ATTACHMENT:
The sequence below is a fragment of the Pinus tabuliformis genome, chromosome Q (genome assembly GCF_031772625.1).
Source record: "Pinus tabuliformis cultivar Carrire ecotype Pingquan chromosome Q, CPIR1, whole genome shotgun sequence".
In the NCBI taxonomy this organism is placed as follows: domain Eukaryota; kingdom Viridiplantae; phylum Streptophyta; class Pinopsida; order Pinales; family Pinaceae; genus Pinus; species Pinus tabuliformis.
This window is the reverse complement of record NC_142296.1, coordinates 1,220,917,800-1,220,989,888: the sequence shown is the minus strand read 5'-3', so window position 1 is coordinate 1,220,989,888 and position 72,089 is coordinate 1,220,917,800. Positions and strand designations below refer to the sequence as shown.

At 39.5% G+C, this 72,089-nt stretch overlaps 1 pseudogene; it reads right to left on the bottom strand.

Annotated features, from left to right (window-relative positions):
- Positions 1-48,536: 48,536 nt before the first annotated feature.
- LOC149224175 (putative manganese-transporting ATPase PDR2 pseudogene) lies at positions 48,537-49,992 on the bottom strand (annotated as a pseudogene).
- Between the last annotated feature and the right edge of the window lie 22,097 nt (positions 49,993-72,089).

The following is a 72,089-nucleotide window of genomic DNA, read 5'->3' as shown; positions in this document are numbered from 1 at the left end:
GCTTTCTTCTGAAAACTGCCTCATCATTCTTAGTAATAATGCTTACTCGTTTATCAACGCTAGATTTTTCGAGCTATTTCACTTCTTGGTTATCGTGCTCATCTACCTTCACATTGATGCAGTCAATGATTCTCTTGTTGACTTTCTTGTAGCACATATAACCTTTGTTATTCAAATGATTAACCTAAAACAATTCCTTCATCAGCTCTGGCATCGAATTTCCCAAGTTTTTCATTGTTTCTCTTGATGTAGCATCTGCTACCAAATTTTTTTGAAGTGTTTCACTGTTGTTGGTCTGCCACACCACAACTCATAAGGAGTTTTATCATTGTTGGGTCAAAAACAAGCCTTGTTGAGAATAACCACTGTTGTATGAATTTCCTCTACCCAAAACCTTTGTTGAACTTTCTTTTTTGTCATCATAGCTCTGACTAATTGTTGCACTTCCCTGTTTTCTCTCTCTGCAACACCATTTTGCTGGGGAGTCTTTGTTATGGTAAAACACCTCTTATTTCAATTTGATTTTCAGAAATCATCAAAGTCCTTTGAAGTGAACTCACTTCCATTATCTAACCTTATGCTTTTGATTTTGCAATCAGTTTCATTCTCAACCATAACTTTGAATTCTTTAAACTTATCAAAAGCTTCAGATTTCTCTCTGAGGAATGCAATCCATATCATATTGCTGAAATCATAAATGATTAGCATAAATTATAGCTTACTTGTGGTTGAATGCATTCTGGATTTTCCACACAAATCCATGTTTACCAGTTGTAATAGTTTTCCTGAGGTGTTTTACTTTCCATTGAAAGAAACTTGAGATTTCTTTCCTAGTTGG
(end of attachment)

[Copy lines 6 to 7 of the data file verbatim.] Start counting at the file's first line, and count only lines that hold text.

Annotated features, from left to right (window-relative positions):
- Positions 1-48,536: 48,536 nt before the first annotated feature.